Dopamine is related to wanting – to desire. The attainment of the object of our desire releases dopamine into our brains and we feel good. Conversely, the frustration of our desires starves us of dopamine, causing anxiety and fear.

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One of the greatest desires is romantic love – the long-lasting, “till death do us part” kind. It’s no surprise, then, that romantic love is sustained, at least in part, through the constant flow of dopamine released in the presence – real or imagined – of our true love. Loss of romantic love cuts off that supply of dopamine, which is why it feels like you’re dying – your brain responds by triggering all sorts of anxiety-related responses.

Herein lies obsession, as we go to ever-increasing lengths in search of that dopamine reward. Stalking specialists warn against any kind of contact with a stalker, positive or negative, because any response at all triggers that reward mechanism. If you let the phone ring 50 times and finally pick up on the 51st ring to tell your stalker off, your stalker gets his or her reward, and learns that all s/he has to do is wait for the phone to ring 51 times.

Romantic love isn’t the only kind of desire that can create this kind of dopamine addiction, though – as Captain Ahab (from Moby Dick) knew well, any suitably important goal can become an obsession once the mind has established ownership.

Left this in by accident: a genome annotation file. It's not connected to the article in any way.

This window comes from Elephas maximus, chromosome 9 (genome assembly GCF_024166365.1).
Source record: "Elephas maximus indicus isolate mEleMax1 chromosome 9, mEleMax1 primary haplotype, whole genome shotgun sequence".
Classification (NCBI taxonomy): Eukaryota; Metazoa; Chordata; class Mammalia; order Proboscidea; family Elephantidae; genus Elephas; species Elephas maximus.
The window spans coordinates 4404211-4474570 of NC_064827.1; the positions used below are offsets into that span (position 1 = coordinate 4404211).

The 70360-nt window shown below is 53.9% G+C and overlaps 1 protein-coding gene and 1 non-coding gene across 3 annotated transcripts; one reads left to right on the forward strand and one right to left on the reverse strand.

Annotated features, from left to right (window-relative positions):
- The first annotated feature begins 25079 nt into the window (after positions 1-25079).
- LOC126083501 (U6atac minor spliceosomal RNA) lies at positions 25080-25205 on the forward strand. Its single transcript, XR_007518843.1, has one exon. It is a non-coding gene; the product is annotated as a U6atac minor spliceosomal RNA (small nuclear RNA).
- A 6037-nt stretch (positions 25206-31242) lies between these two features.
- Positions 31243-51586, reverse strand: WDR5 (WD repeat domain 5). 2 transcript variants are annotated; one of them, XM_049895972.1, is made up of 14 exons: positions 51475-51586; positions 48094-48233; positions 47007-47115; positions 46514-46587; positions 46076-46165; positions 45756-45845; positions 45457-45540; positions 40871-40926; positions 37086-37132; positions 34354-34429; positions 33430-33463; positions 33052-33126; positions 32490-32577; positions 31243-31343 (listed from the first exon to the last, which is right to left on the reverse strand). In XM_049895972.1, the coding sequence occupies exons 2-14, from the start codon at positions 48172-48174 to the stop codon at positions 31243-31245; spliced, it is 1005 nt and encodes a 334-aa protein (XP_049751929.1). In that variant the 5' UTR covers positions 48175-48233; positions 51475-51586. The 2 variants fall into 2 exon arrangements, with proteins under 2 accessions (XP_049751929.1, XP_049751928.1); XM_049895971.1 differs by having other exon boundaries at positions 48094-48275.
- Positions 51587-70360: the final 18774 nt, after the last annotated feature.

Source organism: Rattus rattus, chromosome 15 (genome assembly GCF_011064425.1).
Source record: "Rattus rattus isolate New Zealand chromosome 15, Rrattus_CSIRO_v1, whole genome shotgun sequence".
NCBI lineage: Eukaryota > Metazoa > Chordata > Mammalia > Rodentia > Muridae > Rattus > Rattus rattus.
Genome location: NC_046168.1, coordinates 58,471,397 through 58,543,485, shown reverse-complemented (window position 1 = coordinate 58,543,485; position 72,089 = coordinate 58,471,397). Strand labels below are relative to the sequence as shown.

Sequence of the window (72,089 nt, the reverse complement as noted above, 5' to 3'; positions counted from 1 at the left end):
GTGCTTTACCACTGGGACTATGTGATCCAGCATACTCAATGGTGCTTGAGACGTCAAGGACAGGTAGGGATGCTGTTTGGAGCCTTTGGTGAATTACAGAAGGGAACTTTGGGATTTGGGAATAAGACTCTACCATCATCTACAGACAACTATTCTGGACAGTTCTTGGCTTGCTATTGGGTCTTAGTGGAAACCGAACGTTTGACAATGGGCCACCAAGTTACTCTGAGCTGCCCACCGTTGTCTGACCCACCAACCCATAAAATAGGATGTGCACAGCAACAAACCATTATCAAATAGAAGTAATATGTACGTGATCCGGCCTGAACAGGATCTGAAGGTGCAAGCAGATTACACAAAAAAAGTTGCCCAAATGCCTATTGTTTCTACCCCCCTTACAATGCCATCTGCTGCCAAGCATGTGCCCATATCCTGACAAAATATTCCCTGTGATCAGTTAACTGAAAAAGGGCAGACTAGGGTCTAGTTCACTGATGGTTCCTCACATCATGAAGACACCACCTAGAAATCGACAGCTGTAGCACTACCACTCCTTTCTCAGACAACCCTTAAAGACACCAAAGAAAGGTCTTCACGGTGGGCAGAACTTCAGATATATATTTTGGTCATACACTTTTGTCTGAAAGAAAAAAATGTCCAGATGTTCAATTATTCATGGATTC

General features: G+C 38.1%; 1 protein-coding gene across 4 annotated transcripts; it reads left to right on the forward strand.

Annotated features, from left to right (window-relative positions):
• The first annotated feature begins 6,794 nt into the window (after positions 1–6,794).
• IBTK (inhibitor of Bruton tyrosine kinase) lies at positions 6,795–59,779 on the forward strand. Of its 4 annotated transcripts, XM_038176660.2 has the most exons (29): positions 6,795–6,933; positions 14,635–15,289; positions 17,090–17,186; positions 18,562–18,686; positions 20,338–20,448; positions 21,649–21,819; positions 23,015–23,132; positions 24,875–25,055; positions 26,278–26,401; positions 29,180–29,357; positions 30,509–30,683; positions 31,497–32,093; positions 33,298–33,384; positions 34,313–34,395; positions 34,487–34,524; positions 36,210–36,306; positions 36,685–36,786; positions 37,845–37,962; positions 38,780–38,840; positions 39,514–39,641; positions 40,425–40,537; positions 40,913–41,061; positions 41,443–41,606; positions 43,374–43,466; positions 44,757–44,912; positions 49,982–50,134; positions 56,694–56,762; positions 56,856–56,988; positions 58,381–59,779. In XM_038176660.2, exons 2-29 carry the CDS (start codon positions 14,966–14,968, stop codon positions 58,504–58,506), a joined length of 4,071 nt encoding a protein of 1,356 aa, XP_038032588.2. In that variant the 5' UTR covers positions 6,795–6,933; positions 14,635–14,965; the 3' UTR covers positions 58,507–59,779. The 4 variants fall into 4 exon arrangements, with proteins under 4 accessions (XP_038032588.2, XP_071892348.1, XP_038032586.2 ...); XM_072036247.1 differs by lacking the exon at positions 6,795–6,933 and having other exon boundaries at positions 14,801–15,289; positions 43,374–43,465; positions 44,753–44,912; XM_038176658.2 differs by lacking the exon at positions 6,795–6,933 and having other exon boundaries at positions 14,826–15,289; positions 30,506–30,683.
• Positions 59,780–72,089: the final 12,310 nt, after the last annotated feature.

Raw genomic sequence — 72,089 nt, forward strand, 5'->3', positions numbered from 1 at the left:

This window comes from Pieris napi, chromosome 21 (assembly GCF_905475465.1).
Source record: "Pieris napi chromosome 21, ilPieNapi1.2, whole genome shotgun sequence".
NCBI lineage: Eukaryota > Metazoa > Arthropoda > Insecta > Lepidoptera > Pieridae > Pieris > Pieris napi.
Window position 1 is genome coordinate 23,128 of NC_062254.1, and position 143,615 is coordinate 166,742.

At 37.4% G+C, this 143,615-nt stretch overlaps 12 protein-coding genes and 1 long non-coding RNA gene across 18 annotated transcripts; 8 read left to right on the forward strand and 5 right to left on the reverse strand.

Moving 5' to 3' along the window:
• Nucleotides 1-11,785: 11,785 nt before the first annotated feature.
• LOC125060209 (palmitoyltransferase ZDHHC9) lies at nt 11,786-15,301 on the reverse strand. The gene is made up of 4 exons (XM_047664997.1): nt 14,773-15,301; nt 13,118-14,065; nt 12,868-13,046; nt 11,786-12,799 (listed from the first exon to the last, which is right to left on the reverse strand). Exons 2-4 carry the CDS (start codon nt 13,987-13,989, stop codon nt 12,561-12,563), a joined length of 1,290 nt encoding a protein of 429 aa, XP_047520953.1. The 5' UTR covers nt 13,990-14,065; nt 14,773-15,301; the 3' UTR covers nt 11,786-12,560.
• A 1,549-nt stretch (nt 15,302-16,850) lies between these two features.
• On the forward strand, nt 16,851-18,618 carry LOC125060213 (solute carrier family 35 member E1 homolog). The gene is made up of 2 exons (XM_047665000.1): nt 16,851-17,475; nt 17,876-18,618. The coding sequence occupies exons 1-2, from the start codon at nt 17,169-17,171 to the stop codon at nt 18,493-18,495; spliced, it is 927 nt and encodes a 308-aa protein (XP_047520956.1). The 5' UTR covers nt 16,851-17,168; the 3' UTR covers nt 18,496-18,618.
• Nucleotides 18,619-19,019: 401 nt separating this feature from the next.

The Neurology of Ownership

Ownership turns out to be about a lot more than just legal rights. When we own something, we invest a part of ourselves into it – it becomes an extension of ourselves.

In a famous experiment at Cornell University, researchers gave students school logo coffee mugs, and then offered to trade them chocolate bars for the mugs. Very few were willing to make the trade, no matter how much they professed to like chocolate. Big deal, right? Maybe they just really liked those mugs![2]

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But when they reversed the experiment, handing out chocolate and then offering to trade mugs for the candy, they found that now, few students were all that interested in the mugs. Apparently the key thing about the mugs or the chocolate wasn’t whether students valued whatever they had in their possession, but simply that they had it in their possession.